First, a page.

Hixie's Natural Log

2007-09-26 10:52 UTC A low-bandwidth, high-latency, high-cost, and unreliable data channel

I like food, and I'm not really good at the creative art of cooking (though I'm a fine sous-chef), so I eat out at restaurants a lot. I usually pay by credit card. In the US, waiters have a minimum wage below the normal minimum wage, and thus you always have to tip, and so you never pay what the bill says (and I usually tip well, unless the service or food was appalling, even outside the US).

The net effect of this is that you basically get to decide how much you pay. Indeed, credit card bills at restaurants have a space where you fill in how much you want to pay.

I don't like doing arithmetic, especially not of the kind "$85.47 * 1.17", and so I just approximate. $85.47 is about $90, 15% of $90 is about 15, round to down to cancel out the earlier approximations gives about $100. So I pay $100.00 and go on my merry way.

One day I looked at my bank statement and it was something like:


Look at all those zero cents... there are data bits there, lying unused! It struck me that with every single restaurant transaction I could set the cents field to some number under my control, thus allowing me to communicate with myself at a later date!

This would be really useful as a way of sending ratings information back to myself, so that I could later review the restaurants online or otherwise keep track of where I would want to go back to or where I would want to avoid (since I eat out a lot, restaurants somewhat blend together in my memory).

We can set any number from 0 to 99. In binary, that's 0b0000000 to 0b1100011. In other words, we have seven bits to play with, except that if both of the high bits are set, then we lose bits 3, 4, and 5.

There are five things I wanted to be able to communicate. The first was the number of guests, so that I can divide the price by how many people I was paying for, to determine the price-per-person. The second was the rating, whether I should go back or not. The last three were whether the restaurant had wifi, whether they were suitable for vegetarians (Carey is vegetarian), and whether they had drinks I liked (I don't drink addictive drinks, drinks containing mind-altering drugs, carbonated drinks, and drinks containing high fructose corn syrup, which basically excludes almost anything you can buy in the US in many cheap restaurants, and even some fancy ones).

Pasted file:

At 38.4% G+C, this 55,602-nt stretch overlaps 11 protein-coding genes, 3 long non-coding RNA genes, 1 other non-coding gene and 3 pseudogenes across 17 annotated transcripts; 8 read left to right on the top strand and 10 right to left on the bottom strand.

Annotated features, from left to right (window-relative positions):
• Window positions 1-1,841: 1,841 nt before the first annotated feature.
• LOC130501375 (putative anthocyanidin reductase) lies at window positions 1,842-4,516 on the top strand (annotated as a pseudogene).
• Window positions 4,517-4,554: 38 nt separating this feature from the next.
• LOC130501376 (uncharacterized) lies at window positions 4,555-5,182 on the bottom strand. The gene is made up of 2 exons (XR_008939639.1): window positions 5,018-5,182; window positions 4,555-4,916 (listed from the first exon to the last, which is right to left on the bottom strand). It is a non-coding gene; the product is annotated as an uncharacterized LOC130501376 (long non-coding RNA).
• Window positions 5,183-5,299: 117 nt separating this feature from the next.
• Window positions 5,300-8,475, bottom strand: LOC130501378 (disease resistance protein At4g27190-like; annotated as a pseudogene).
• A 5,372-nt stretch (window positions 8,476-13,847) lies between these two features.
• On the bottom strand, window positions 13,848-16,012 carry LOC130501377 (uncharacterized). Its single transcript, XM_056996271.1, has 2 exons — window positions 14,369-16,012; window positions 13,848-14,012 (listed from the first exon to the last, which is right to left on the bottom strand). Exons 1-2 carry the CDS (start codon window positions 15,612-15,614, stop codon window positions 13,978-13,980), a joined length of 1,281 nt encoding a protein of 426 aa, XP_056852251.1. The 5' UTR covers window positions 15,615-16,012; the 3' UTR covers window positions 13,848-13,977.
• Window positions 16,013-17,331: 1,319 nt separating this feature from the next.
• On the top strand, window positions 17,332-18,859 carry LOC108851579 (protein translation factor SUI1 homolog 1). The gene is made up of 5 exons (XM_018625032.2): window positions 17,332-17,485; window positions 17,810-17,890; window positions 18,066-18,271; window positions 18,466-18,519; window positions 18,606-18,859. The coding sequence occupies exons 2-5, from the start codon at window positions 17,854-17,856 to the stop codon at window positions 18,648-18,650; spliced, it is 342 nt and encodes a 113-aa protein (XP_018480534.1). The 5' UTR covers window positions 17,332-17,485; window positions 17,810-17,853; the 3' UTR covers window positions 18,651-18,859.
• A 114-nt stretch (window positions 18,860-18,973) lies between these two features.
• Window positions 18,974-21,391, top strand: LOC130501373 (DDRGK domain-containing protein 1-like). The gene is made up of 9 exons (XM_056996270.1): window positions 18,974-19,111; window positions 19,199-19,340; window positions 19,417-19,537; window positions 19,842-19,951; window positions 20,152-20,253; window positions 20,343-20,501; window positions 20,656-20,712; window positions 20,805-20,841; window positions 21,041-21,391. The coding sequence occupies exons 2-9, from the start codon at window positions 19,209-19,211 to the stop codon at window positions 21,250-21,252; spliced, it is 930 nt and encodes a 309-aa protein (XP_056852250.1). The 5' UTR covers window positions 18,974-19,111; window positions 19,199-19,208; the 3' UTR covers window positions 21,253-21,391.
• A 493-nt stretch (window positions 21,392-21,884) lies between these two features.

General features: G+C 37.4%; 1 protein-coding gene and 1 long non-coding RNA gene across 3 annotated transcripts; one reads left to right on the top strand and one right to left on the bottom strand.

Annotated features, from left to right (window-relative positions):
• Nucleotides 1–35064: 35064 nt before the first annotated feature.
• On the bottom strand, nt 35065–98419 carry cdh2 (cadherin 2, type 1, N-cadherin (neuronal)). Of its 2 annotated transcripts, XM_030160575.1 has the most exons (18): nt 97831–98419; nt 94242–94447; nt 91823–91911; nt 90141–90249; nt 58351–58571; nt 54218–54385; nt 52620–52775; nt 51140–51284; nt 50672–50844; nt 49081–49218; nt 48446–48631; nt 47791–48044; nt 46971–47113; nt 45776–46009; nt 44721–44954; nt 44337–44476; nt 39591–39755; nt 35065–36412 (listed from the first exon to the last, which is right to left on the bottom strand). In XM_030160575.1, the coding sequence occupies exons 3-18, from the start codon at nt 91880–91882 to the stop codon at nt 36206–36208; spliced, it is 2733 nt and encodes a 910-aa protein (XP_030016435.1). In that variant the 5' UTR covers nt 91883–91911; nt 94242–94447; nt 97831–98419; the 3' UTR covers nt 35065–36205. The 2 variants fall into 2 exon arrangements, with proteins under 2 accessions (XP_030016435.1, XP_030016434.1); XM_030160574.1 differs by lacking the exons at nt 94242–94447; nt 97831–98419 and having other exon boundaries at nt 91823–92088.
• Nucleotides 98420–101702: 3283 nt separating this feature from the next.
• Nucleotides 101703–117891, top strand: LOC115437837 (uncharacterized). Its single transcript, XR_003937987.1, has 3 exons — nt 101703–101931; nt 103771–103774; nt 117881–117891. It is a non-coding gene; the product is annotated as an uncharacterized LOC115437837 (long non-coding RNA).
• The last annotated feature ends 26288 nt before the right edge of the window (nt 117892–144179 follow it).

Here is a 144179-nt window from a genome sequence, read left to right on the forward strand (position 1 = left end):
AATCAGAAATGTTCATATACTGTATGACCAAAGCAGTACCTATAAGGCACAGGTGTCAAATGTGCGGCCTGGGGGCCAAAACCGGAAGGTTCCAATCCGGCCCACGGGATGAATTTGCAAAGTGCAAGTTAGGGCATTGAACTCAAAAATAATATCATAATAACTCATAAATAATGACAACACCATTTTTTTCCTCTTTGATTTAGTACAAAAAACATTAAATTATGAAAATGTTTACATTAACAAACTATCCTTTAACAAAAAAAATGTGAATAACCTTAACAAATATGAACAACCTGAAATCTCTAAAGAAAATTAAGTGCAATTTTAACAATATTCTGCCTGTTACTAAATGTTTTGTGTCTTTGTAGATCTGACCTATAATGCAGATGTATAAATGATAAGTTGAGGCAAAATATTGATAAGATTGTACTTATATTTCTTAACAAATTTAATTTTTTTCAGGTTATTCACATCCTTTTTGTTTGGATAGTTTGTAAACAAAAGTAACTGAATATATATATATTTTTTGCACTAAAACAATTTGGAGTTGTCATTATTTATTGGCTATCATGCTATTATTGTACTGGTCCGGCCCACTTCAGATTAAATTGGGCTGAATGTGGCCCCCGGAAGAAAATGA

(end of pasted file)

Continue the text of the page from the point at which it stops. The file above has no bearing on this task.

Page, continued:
If we consider the rating to be a four-state flag, with values "avoid", "ok", "good", "awesome", and if we limit ourselves to being able to specify 0, 1, 2, or "more than 2" guests (in addition to me), and if we establish that if we want to avoid the place in future then it really doesn't matter whether the restaurant had Internet, a vegetarian selection, or good drinks, then we can neatly fit this into our contstrained not-quite-7-bit bitfield like this:

64 32 16 8 4 2 1
r d v i g



The rating, according to the following scale:

0 awesome
32 good
64 ok
96 avoid (and ensure d, v, and i are set to 0)

Whether drinks are good or not (set means they are good)


Whether a vegetarian selection is available (set means there are vegetarian options)


Whether free wifi Internet access is available (set means wifi is available)


How many guests were paid for in the transaction:

0 just me
1 me and one guests
2 me and two guests
3 me and three or more guests

I did this, and used it for a while. I quickly discovered that something was wrong. The numbers in my bank statement made no sense, for example dinners with more than 2 guests at locations where I knew that I had been with just one person.

I changed to a new scheme. Instead of encoding data in the cents field, I instead just store the last two digits of the dollar amount into the cents field. A checksum, if you will. So if it cost around $34 with tip, then I put $34.34, or if it cost $122, then I put $122.22. I do this reliably now, on all restaurant transactions.

What I've found is a shocking number of restaurants don't charge me what I write. For a while I thought I just had bad handwriting, but I then went out of my way to write very clear numbers and that didn't help. For example, Zibibbo's in Palo Alto. I remember very clearly writing $77.77, but was charged $76.95. That's not the original amount without tip (which was probably closer to $65), it's not what I wrote, what the heck is it? On the other hand, the other time I went, they charged me $865.65, exactly what I wrote. A cafe in Monterey (Portola Cafe) charged me $18.28. Either they charged me ¢10 too much, or they gave me a $10 discount. The Melting Pot, San Jose, charged me $70.54. Where did the .54 come from? Why not take the remaining ¢16? Pasta Pomodoro did the same trick as Portola, charging me $37.47. But two months before that, they charged me $34.31, which is probably ¢3 less than I wrote. Why am I getting overcharged sometimes and undercharged others? In Hawaii, the majority of restaurants ignored the tip altogether, just charging me the original amount regardless of what I wrote. Are people in Hawaii so relaxed that they don't need the extra money from tips?

My theory is that it is because I don't write an explicit tip, I just give the total. Maybe restaurants need the tip as well as the total, and so to save time they just work out a round dollar tip that is close to what I wrote, and charge me that. My next step, to test this theory, is to start always writing the actual tip amount in.

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